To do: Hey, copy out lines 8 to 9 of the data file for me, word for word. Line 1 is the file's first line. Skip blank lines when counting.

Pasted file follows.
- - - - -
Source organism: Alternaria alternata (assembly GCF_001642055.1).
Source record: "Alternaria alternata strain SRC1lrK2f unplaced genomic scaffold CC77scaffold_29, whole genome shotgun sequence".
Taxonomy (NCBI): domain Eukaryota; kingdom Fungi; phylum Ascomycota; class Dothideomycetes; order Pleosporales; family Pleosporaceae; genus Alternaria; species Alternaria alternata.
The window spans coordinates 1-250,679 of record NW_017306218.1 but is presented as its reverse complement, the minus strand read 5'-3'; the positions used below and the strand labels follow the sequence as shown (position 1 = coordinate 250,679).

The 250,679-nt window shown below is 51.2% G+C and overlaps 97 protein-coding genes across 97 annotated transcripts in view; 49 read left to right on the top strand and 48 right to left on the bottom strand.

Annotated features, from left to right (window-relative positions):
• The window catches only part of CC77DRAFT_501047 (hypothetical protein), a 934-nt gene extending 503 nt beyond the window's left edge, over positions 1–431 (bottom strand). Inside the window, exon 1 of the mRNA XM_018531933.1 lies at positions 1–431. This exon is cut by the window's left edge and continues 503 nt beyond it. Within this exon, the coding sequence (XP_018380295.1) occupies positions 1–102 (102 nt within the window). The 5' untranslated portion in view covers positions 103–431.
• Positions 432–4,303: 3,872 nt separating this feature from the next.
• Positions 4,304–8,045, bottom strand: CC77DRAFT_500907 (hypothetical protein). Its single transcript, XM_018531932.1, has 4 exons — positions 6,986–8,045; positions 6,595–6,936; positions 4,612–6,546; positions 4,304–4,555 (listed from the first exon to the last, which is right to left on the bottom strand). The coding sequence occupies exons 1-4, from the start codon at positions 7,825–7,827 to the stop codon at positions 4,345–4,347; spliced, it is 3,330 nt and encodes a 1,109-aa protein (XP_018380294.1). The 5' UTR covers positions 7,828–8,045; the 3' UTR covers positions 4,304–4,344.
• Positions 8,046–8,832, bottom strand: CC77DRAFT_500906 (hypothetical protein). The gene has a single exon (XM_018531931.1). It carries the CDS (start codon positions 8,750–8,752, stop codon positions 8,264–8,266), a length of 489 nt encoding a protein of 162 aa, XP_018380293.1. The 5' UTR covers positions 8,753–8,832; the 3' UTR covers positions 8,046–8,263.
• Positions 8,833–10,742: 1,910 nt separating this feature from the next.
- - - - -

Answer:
• Positions 432–4,303: 3,872 nt separating this feature from the next.
• Positions 4,304–8,045, bottom strand: CC77DRAFT_500907 (hypothetical protein). Its single transcript, XM_018531932.1, has 4 exons — positions 6,986–8,045; positions 6,595–6,936; positions 4,612–6,546; positions 4,304–4,555 (listed from the first exon to the last, which is right to left on the bottom strand). The coding sequence occupies exons 1-4, from the start codon at positions 7,825–7,827 to the stop codon at positions 4,345–4,347; spliced, it is 3,330 nt and encodes a 1,109-aa protein (XP_018380294.1). The 5' UTR covers positions 7,828–8,045; the 3' UTR covers positions 4,304–4,344.